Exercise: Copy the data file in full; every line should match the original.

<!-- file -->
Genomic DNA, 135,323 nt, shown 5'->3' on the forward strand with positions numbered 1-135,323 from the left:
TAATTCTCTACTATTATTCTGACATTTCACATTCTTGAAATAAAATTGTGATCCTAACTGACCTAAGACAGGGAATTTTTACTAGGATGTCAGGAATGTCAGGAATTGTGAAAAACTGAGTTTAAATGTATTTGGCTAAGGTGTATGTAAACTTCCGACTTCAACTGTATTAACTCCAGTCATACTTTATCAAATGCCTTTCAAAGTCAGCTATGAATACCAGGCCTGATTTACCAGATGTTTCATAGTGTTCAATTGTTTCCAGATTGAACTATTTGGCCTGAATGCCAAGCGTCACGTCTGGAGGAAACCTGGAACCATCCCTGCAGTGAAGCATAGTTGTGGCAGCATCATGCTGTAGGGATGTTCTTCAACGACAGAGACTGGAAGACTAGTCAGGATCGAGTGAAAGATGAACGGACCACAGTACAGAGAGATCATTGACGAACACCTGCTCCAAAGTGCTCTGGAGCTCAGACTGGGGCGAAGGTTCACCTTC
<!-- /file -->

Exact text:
Genomic DNA, 135,323 nt, shown 5'->3' on the forward strand with positions numbered 1-135,323 from the left:
TAATTCTCTACTATTATTCTGACATTTCACATTCTTGAAATAAAATTGTGATCCTAACTGACCTAAGACAGGGAATTTTTACTAGGATGTCAGGAATGTCAGGAATTGTGAAAAACTGAGTTTAAATGTATTTGGCTAAGGTGTATGTAAACTTCCGACTTCAACTGTATTAACTCCAGTCATACTTTATCAAATGCCTTTCAAAGTCAGCTATGAATACCAGGCCTGATTTACCAGATGTTTCATAGTGTTCAATTGTTTCCAGATTGAACTATTTGGCCTGAATGCCAAGCGTCACGTCTGGAGGAAACCTGGAACCATCCCTGCAGTGAAGCATAGTTGTGGCAGCATCATGCTGTAGGGATGTTCTTCAACGACAGAGACTGGAAGACTAGTCAGGATCGAGTGAAAGATGAACGGACCACAGTACAGAGAGATCATTGACGAACACCTGCTCCAAAGTGCTCTGGAGCTCAGACTGGGGCGAAGGTTCACCTTC